English Public Finance from the Revolution of 1688: With Chapters on the Bank of England

By Harvey E. Fisk | Go to book overview

CHAPTER IV
The War Debt
(1914-1920)

TO return to the subject of the debt. The method pursued was, in the first instance, to secure advances from the Bank of England by book credits--called "Ways and Means Advances"--or to sell Treasury Bills. The sales of Treasury Bills have far exceeded the advances. They have been sold to mature at various periods ranging from three months to a year. At first the Government sold them directly to the Bank of England, then it asked for tenders, then it put them on sale over the counter. When tenders were asked, the bidder stated the rates of interest he was willing to accept. As a rule it has apparently been found more satisfactory to offer the bills at a fixed rate of discount. This discount rate has varied with the market rates for money. The rates offered from time to time may be found by consulting the table printed on page 226.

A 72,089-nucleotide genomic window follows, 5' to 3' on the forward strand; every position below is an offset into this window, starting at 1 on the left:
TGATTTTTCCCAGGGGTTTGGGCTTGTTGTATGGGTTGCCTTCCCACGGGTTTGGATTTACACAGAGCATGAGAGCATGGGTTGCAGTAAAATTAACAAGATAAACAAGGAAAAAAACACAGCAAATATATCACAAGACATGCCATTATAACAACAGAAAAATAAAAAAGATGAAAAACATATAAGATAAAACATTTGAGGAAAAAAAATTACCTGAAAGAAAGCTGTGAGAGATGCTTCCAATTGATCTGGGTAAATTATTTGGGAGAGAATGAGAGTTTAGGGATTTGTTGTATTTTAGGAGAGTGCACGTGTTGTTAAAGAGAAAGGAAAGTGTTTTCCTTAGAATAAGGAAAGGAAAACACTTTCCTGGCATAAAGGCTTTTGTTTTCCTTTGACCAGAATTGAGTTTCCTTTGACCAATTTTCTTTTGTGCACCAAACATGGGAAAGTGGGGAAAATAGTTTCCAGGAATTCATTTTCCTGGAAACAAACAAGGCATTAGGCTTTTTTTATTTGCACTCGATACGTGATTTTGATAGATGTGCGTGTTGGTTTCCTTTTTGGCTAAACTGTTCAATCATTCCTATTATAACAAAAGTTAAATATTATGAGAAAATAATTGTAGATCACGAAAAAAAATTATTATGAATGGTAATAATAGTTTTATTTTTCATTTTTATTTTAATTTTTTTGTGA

The First War Loans

The second step in the process of debt financing was to make, at convenient intervals, issues of long dated bonds from the proceeds of which the Treasury Bills outstanding were reduced or retired, new issues being made again as funds were needed.

It would be tedious to burden our pages with a detailed description of each series of bonds issued. The issues now outstanding will be found described in the National Debt Statement to be found on page 208. However, it will be quite worth

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